Eating out in Portugal with kids
Eating out in Portugal when you have small children can be a bit of a challenge but staff are generally very accommodating. In restaurants that usually cater for families, before you even ask for anything waiters will often inquire if you need an extra napkin, a spoon or if you want them to warm up that jar of baby food for you.
On vegetables, or the apparent lack of them
In many places (mostly in towns and villages rather than big cities) you won’t find a big variety of vegetables on the plate – instead, they’ll be in the soup! A lot of restaurants actually serve a creme de legumes, which is basically a pureed vegetable soup, and if the restaurant where you’re at doesn’t have this you can always ask them to blend a chunky vegetable soup for your child.
Child-friendly food in Portugal
Imagine you happen to be in a restaurant with a very specific type of food, let’s say hearty regional foods or the only-grilled-seafood type, and your toddler doesn’t like any of it. Most places will be happy to serve fried or scrambled eggs that are not on the menu, even sometimes small restaurants which you’d think would frown at the idea of having to go the extra mile.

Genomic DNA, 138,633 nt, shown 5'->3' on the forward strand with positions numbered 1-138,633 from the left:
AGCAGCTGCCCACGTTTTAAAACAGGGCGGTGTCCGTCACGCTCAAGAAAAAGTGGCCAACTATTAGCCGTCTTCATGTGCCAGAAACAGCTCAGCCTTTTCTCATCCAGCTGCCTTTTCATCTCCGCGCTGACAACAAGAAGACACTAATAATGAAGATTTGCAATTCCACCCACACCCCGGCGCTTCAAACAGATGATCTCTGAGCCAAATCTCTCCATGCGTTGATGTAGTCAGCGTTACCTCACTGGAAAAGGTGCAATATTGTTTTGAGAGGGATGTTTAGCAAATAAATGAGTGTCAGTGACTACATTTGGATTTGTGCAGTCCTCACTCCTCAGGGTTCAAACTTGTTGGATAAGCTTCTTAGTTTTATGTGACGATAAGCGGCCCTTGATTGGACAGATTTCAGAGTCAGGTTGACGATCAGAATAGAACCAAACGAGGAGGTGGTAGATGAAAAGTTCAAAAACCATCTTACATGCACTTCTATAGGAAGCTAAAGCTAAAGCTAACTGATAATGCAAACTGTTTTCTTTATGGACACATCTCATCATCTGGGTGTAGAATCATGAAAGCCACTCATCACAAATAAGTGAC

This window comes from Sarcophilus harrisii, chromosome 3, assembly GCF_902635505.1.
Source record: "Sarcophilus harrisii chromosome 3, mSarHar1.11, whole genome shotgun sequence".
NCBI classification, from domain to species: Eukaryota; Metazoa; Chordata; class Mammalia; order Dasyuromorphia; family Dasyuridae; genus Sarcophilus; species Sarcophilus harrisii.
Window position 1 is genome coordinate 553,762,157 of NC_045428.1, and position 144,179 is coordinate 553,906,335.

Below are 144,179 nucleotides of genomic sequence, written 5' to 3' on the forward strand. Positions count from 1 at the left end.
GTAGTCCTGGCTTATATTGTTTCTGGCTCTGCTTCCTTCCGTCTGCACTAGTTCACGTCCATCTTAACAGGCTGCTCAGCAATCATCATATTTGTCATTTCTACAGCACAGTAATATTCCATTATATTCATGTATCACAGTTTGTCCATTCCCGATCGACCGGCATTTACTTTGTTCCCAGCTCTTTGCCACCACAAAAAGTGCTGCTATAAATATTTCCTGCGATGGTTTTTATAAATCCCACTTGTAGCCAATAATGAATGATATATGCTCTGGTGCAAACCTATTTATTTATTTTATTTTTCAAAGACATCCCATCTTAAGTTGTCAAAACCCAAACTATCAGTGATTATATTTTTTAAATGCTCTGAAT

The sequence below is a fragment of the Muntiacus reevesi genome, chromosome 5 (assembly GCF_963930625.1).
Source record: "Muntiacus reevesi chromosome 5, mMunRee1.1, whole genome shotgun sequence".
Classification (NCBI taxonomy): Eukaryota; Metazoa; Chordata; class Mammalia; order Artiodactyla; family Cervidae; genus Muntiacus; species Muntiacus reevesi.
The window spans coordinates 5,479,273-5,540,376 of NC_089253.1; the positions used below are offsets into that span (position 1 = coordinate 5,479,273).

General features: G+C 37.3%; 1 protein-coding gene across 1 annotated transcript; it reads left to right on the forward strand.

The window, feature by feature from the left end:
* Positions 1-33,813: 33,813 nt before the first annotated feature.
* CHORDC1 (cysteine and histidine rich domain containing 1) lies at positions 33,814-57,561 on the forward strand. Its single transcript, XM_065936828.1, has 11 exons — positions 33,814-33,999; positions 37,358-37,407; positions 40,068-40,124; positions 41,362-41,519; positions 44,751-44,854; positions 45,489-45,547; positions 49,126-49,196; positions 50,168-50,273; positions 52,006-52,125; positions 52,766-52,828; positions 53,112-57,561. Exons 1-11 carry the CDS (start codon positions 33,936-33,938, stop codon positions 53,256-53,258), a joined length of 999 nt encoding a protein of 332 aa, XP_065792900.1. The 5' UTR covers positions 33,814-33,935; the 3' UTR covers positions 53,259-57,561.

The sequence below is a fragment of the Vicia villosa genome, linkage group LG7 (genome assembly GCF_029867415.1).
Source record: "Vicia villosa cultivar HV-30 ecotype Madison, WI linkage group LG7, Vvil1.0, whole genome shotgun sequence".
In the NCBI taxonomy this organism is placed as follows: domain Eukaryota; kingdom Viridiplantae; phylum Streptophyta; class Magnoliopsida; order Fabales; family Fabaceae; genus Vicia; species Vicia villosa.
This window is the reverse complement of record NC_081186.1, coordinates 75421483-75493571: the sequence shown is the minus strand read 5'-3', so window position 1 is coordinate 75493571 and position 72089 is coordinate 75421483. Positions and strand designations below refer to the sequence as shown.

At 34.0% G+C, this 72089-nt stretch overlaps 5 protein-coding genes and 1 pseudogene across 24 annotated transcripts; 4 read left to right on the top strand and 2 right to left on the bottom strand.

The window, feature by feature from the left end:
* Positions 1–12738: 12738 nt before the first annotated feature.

While the vast majority of Portuguese restaurants have fresh fruit as an option for dessert maybe you have a picky eater and decided to bring a specific fruit your child prefers or a couple of snacks. If you’re an adult the restaurant staff will obviously frown at the idea but when you’re a kid you can get away with it. Besides, let’s be honest: nobody wants to deal with a hungry tantrummy child and, above all, not with their mother!
How to deal with your child’s food allergies in Portugal
For parents of children with severe food allergies travelling can be a real headache, even more so when there’s a different language involved. I suggest you print out a card briefly explaining the situation and show it to the waiter before ordering. I found a website with a few examples of simple sentences and plenty of vocabulary: https://allergyaction.org/translations.